In October, Fed Chair Powell threw the cat among the pigeons when he said monetary policy remains a long way from neutral. Markets immediately interpreted that to mean the Fed is going to lift the cash rate a lot more and equities sold off heavily. In November, the Fed backtracked on this. First, Vice Chair Clarida said the cash rate is “close to neutral” and that being at neutral would “make sense”. He also noted signs of slowing in other economies around the world. A couple of weeks later Fed Chair Powell reinforced this by saying the cash rate is “just below” neutral. Markets thought these comments meant the Fed was close to done with tightening.

These assumptions caused bond yields and the US dollar to fall. Global equities and the A$/US$ also got a boost, but the local equity market lagged as resource stocks were hit by lower oil and iron ore prices. As US bond yields fell, the yield curve (the spread between longer and shorter dated bonds) flattened, moving closer to zero. The markets took this as further validation of no more Fed tightening because flat to negative yield curves are seen as leading indicators of recession a year or so down the track. Markets are now talking about the US economy being in recession in 2020.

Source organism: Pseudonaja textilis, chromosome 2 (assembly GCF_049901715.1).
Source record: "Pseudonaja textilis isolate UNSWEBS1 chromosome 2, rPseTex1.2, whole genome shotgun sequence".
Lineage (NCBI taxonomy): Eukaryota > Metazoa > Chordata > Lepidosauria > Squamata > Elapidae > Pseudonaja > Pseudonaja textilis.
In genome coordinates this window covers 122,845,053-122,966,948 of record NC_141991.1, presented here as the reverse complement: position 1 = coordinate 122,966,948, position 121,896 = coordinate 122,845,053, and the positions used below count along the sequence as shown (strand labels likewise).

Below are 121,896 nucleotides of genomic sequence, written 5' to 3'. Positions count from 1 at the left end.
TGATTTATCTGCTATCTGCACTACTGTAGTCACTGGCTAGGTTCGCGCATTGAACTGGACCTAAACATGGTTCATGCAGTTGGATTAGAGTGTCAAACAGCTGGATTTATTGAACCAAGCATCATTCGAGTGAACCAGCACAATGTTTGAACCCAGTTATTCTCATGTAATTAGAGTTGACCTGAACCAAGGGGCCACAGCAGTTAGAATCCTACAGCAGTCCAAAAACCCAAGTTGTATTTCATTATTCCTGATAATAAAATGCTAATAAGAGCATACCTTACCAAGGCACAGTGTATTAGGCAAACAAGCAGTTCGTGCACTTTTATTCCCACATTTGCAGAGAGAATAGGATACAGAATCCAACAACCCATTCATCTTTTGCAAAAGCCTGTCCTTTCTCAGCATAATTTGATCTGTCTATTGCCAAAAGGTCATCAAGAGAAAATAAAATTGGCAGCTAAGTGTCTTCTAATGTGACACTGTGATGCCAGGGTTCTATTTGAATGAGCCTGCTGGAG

The dramatic fall in the oil price in October also contributed to this story. There is a popular belief that a falling oil price reflects slower demand driven by weaker economic growth. However, data provided by the New York Fed shows that supply factors drive the oil price much more than demand factors. At the moment, supply factors associated with the US embargo on Iran as well as pressure on Saudi Arabia, have been driving the oil price down. The current OPEC meeting may lead to steps being taken to reverse this.